Copyright notice

This article is from the Dictionary of North Carolina Biography, 6 volumes, edited by William S. Powell. Copyright ©1979-1996 by the University of North Carolina Press. Used by permission of the publisher. For personal use and not for further distribution. Please submit permission requests for other use directly to the publisher.

Printer-friendly page

Graves, Ralph Henry

by Mildred Martin Crow, 1986

9 Mar. 1817–10 May 1876

Ralph Henry Graves. Image courtesy of "History of the University of North Carolina."Ralph Henry Graves, educator, was born in Granville County, the second son of Henry Lewis and Mary Brown Dickens Graves. His mother was the granddaughter of Colonel Robert Dickens, a soldier in the Revolutionary War. Members of the Graves family migrated to North Carolina from Virginia; the family homestead, Belmont, was located near the Virginia line in the Nut Bush and Shiloh Church area. Henry Lewis Graves was a founder and trustee of the Shiloh Classical School, Granville County, where his son Ralph Henry received much of his preparatory education under the instruction of Robert Tinnin, who was hired in January 1827. Ralph's grandfather, Elijah Graves, had opened the Pleasant Grove Academy in 1812 near Bullock's store in Pleasant Grove. Thus, when Ralph Henry Graves was awarded the A.B. degree from The University of North Carolina in 1836 and began to tutor mathematics students in 1837, he was following a family line of educators. He received an M.A. degree from the university in 1839 and continued tutoring until 1843.

Graves began his teaching career at the Caldwell Institute, Guilford County, as early as 1844. In the same year he helped organize the Alumni Association of The University of North Carolina and became the treasurer and librarian. In 1845 he moved with the Caldwell Institute to the old Hillsborough Academy site, remaining there until it closed in 1850. The Hillsborough Academy reopened in 1852, and Graves became its principal the following year. In 1854 he served on the academy examining committee, which was appointed by the school board to hold examinations for teachers three times a year; those who passed were granted certificates to teach for one year.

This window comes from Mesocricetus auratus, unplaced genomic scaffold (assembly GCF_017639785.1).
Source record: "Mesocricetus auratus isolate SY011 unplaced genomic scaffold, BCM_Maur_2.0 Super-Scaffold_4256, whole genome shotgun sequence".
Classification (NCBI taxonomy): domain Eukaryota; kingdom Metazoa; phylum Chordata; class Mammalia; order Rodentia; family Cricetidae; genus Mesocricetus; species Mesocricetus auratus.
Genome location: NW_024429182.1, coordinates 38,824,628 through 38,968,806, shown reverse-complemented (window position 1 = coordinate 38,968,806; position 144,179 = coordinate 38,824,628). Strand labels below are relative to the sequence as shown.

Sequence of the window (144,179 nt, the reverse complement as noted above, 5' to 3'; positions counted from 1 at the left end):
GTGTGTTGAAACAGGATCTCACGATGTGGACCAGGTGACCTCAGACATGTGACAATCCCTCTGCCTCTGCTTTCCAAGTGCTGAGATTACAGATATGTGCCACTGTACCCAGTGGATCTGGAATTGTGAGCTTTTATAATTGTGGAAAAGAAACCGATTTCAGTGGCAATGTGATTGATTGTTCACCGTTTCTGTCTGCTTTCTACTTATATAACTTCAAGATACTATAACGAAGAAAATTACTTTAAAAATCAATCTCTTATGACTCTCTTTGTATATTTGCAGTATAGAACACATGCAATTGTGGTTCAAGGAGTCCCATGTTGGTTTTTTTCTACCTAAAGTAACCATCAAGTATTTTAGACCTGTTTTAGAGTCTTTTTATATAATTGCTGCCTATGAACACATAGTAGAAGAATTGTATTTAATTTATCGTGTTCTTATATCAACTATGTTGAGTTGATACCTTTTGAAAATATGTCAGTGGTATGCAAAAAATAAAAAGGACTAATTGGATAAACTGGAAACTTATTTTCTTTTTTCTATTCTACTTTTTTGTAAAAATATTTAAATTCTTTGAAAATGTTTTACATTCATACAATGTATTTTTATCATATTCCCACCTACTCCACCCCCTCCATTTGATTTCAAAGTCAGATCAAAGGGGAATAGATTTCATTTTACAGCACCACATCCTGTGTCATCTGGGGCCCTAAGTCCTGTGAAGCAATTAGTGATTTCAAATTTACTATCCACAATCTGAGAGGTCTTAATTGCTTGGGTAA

Just before the Civil War, Graves purchased Belmont, the family homestead, where he opened a boys' school and taught until 1866. That year he moved to Williamsboro in what is now Vance County. In 1869, he moved again—to Graham in Alamance County. Two years later he became affiliated with James H. Horner in an academy at Oxford. In 1874, the Horner-Graves school was moved to the old Hillsborough Military Academy site (founded in 1859 by Charles C. Tew) at the urging of P. C. Cameron, who purchased the buildings in 1872. The Horner-Graves partnership was dissolved in 1875, but Graves continued to run the school until his death.

Politically Graves was a Whig. He was said to have been an avid supporter of both Henry Clay and Willie Person Mangum.

In 1849 Graves was married in Orange County to Emma Taylor, the daughter of John and Tempe Benton Taylor of Hillsborough. Emma's father was clerk of the superior court from 1800 to 1845. When he died in 1849, she inherited his house on lot 18 on the corner of King Street; it had been deeded to him in 1800 by her maternal grandfather, Samuel Benton of Oxford. In the 1880s the house became a part of the Occoneechee Hotel complex. Ralph and Emma Graves reared two children. Their son, Ralph, Jr. (b. 1 Apr 1851), was also a graduate of The University of North Carolina where he became a professor of engineering and related subjects, teaching from 1875 until his death in 1889. Their daughter, Emma, was the first wife of Edwin A. Alderman, a president of the university. Ralph, Jr.'s son, Ralph Henry Graves III, was the city editor (1915–17) and Sunday editor (1917–23) of the New York Times. In 1923 he joined the syndicate of Doubleday, Doran and Company as editor, remaining in that position until he became editor of his own syndicate in 1936.

Ralph Henry and Emma Taylor Graves were buried in the Taylor-Graves plot near the central walkway in the old town cemetery, Hillsborough.


Allen Alexander and Pauline O. Lloyd, History of the Town of Hillsborough, 1754–1966 (1966).

Ruth Blackwelder, The Age of Orange (1961).

Charles L. Coon, North Carolina Schools and Academies, 1790–1840 (1915).

Josephus Daniels, Tar Heel Editor (1939).

Daniel L. Grant, Alumni History of the University of North Carolina (1924).

Frank Nash, "Ralph Henry Graves, Sr." (Manuscri0pt Department, Library, Duke University, Durham).

Henry T. Shanks, The Papers of Willie Person Mangum, vol. 4 (1954).

Ruth H. Shields, Abstracts of Wills Recorded in Orange County, N.C., 1752–1800 and 1800–1850 (1957–58).

Who Was Who In America, vol. 1 (1950).

G. T. Winston, "In Memoriam: A Sketch of the Life and Character of Professor R. H. Graves," University of North Carolina Magazine 9 (1899).

Additional Resources:

Graves, Ralph Henry, 1817-1876 in UNC Libraries Documenting the American South:

Image Credits:

Battle, Kemp P. (Kemp Plummer). History of the University of North Carolina. Raleigh, N.C.: Printed for the author by Edwards & Broughton Printing Company. 1907. (accessed May 24, 2013).